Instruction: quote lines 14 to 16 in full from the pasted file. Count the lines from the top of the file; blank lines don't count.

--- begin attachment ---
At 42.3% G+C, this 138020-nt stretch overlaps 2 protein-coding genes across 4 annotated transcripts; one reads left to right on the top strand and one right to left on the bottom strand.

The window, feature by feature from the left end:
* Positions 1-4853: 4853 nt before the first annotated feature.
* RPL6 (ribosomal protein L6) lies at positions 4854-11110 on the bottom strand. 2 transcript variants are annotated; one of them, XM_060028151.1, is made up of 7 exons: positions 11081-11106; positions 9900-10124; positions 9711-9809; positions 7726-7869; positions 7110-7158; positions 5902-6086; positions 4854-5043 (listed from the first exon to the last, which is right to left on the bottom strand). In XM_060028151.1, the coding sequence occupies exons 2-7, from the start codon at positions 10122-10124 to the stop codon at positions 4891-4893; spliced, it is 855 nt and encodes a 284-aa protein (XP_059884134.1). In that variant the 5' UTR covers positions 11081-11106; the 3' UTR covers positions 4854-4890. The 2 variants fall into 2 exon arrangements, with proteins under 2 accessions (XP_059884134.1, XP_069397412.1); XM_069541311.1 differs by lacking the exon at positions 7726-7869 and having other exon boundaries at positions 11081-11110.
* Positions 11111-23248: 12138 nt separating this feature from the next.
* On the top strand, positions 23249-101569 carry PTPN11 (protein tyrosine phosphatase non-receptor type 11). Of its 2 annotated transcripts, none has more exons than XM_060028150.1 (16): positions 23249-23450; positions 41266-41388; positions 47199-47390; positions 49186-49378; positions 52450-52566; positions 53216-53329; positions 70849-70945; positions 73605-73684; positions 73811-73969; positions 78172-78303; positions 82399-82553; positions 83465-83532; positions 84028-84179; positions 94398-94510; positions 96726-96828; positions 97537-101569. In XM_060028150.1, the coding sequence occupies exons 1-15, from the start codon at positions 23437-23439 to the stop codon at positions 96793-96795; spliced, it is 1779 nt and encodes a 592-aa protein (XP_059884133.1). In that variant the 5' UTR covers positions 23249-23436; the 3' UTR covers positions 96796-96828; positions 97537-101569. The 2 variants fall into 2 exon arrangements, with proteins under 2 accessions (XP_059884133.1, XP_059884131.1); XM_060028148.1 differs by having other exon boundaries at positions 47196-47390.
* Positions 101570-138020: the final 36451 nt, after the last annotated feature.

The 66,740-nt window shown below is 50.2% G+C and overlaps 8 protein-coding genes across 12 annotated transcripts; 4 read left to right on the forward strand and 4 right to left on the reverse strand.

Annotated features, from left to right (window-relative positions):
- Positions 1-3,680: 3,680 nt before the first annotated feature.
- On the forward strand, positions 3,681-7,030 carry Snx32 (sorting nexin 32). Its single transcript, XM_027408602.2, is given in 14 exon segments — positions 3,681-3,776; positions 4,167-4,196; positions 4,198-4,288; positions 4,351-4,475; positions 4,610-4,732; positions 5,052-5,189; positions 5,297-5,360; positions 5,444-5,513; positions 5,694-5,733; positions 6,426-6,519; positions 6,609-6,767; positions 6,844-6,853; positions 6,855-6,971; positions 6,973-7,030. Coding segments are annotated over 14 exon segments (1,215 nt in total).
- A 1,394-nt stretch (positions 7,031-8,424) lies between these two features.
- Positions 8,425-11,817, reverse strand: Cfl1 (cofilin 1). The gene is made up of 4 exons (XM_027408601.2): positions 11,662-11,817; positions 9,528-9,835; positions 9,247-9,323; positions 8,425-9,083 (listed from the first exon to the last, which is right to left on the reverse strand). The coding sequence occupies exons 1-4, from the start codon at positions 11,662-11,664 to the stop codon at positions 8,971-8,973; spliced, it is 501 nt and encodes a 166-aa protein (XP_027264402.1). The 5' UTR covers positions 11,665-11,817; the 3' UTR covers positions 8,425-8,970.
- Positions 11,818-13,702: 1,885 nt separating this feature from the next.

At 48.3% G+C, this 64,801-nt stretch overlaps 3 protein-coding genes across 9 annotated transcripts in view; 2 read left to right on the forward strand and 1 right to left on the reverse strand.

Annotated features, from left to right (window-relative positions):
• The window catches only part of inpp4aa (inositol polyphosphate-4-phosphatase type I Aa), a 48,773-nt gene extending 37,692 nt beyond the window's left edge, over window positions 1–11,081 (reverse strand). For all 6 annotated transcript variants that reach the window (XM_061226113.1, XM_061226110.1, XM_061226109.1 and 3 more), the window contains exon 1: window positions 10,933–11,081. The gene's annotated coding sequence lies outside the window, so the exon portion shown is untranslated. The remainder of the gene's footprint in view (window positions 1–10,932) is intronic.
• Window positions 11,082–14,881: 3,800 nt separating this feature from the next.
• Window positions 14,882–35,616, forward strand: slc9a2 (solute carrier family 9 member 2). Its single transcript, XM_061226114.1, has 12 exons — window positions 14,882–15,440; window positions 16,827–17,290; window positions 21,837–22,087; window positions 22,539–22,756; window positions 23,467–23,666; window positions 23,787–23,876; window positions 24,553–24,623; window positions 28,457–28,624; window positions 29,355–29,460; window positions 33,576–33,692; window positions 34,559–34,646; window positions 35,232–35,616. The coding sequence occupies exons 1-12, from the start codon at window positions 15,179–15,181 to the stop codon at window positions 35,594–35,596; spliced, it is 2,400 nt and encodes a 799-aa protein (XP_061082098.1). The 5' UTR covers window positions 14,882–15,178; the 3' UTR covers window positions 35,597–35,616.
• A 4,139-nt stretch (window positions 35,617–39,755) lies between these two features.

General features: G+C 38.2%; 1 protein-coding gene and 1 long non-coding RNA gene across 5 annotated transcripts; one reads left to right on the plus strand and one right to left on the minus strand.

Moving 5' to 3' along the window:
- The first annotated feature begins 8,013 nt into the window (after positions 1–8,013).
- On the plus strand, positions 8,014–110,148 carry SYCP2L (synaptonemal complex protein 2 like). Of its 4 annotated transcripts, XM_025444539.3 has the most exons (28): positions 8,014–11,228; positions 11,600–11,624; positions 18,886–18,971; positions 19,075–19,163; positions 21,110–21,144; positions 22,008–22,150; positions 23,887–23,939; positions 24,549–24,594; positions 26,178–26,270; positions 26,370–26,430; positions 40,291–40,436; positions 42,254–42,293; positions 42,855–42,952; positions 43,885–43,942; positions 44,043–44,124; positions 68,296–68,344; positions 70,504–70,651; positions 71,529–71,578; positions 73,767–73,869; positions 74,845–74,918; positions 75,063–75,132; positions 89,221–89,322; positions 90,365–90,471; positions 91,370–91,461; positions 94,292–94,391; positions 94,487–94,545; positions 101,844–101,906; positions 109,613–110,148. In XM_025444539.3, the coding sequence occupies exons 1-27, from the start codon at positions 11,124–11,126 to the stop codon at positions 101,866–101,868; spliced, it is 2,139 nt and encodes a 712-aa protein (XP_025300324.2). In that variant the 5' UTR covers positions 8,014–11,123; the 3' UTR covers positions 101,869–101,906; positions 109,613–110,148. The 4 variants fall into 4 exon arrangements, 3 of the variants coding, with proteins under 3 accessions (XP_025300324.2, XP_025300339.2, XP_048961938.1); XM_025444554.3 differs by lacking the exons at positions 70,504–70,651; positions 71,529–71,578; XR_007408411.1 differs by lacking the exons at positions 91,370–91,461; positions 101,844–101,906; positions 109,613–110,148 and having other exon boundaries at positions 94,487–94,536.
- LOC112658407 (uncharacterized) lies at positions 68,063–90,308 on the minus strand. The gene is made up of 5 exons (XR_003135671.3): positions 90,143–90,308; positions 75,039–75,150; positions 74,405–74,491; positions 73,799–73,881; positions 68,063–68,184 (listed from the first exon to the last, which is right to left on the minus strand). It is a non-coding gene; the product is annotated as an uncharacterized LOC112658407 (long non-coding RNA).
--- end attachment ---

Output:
- Positions 11,818-13,702: 1,885 nt separating this feature from the next.

At 48.3% G+C, this 64,801-nt stretch overlaps 3 protein-coding genes across 9 annotated transcripts in view; 2 read left to right on the forward strand and 1 right to left on the reverse strand.

Annotated features, from left to right (window-relative positions):